How likely is it that someone out there has your data? You can go to a website called www.haveibeenpwned.com (currently the site is English only), type in your email address. It will tell you how many data breaches your information has had. This information is also possible to get by entering a username or password. On a basic level, know that if you're an active user of the internet it's likely that your data has been part of a data breach. Beyond that, we're seeing a number of companies online who are expanding the amount of information that they hold about us. As covered in our blog Part 1: Introduction to O365's Advanced Threat Protection features, consider getting Cyber Insurance Coverage if you are particularly worried about being able to recover from damages.
Two weeks ago 6 million Canadians, found out that Capital One's database was breached. There are people out there who devote their days to scouring the internet for S3 buckets of data.
After one of these type of hacks be wary of messages prompting you to change your password.
Don't get tripped up by phishing attacks tied to recent events. Try your best to be vigilant and to think critically about messages that you're getting, including other media such as text messages and prompts. Look up the support number of the company separate from the email you received. Contact them to ask for more information. Sure there's lots of breaches out there but there lots you can do to minimize your risk as well.
Want more resources? Check out securityplanner.org, it's a simple tool (currently only available in English) to answer questions and concerns about security to improve some of the security and privacy concerns you may have. Once you're on the site, click on Get Started, you'll see the below options. Continuing with the process will provide you with an Action Plan with tips personalized to you on how to help you better secure your Online Accounts, Computer, and or Internet Connection. You can also get details on how to connect with Specialists. The best advice is often that which is designed specifically for your needs. If you have a pressing security concern, talk to a professional.
What can you do?
It's not hard to take a bit of control over your online accounts to lessen the impact of a breach and keep some privacy. Some examples:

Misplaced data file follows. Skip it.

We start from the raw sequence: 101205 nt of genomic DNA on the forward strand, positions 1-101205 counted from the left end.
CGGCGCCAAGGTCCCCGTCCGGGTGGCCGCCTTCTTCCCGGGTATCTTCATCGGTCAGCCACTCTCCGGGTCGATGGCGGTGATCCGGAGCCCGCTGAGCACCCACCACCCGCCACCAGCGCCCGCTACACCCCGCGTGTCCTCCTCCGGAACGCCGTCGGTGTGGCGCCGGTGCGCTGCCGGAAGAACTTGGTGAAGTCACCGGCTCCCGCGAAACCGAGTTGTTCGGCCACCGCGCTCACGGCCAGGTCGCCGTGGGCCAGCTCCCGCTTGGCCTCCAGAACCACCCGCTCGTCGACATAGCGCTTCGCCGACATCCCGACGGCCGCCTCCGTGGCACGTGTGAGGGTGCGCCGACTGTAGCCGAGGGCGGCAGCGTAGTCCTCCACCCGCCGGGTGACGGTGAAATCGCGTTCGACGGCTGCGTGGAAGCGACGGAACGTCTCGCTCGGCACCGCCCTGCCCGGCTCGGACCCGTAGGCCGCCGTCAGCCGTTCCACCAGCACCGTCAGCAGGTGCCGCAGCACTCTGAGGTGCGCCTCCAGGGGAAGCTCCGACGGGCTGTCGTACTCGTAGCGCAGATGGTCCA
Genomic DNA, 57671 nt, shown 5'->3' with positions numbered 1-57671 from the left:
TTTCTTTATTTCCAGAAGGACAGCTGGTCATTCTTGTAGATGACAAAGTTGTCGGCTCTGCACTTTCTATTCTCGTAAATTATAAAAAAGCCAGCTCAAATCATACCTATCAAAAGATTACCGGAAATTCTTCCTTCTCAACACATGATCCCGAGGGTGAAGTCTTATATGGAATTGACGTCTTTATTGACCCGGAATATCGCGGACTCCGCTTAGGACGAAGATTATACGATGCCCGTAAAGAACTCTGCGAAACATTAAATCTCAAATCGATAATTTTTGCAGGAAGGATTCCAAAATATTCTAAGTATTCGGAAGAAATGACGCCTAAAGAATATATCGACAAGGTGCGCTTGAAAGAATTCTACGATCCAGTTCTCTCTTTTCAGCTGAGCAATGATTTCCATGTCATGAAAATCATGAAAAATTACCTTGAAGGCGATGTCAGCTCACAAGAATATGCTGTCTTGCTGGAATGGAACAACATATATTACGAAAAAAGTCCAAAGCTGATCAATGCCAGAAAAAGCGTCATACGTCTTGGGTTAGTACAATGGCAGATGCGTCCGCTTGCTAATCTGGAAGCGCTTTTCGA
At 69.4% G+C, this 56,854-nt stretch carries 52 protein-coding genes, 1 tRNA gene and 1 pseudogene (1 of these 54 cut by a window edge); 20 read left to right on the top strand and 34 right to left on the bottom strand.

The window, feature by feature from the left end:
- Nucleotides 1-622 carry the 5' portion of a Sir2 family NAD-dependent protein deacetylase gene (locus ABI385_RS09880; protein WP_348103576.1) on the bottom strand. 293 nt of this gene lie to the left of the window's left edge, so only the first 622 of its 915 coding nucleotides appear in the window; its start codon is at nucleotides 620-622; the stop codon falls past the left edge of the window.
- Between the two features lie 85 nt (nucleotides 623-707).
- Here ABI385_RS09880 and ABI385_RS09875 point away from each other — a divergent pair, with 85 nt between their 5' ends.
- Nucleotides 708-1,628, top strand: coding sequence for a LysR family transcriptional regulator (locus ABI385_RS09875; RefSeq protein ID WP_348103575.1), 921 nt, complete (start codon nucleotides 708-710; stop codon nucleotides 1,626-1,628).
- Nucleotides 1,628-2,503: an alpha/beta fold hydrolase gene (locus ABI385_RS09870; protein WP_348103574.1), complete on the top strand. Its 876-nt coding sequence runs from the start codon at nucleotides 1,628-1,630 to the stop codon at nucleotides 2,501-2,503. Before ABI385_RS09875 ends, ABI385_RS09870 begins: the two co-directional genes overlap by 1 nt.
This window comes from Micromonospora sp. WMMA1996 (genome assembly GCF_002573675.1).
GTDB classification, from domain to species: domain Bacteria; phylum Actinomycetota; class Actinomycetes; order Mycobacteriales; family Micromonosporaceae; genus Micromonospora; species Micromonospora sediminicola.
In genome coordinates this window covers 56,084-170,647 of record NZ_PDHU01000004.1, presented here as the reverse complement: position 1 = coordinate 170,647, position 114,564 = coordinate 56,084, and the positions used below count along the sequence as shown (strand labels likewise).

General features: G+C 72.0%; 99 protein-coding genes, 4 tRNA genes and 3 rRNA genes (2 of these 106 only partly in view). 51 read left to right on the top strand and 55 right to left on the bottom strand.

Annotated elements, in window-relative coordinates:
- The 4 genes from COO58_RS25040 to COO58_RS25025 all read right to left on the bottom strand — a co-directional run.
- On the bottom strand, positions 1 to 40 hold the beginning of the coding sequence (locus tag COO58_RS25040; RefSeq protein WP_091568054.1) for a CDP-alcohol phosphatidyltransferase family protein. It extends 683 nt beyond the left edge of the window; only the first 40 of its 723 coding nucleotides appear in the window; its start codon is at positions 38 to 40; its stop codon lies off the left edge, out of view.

- Don't reuse passwords
- Use 2 factor authentication
- Put in a username, password, then get access to a code that is sent to your phone.
- Educate other users and your customers about data security.
A lot of people don't know where to start. As a business owner you may have already gone the extra mile in configuring your servers to ensure that they cannot be accessed remotely by other people who don't have authorization.
What is your responsibility as a business owner and holder of data?
Data is more valuable than you'd think and changing all of your passwords can be a lot of work.
- Get a password manager
- Create unique passwords for each of your accounts
You don't have to do everything at once. Set up a reminder every couple of weeks where you get prompted to reset your passwords to update them. A password manager can also be set up to do this automatically.
How secure is your Sage Data?
It's a good idea to set a password for your company database. Get the full 7 tips for securing your Sage company data here.
REMINDER to backup your data
Online backups are a great way to protect your files from ransomware. Make sure to use an encrypted backup solution to protect your privacy. Did you know that Sage 50 CA integrates with Office 365 and can backup / encrypt your company database? This is a good option for securing this data securely in a remote location in the event of a natural disaster. Learn more about this in our blog called Part 2: Office 365 data protection measures.
References and Resources:
Thanks for reading!
For more resources visit: Sage Product Support Resources for help with products in North America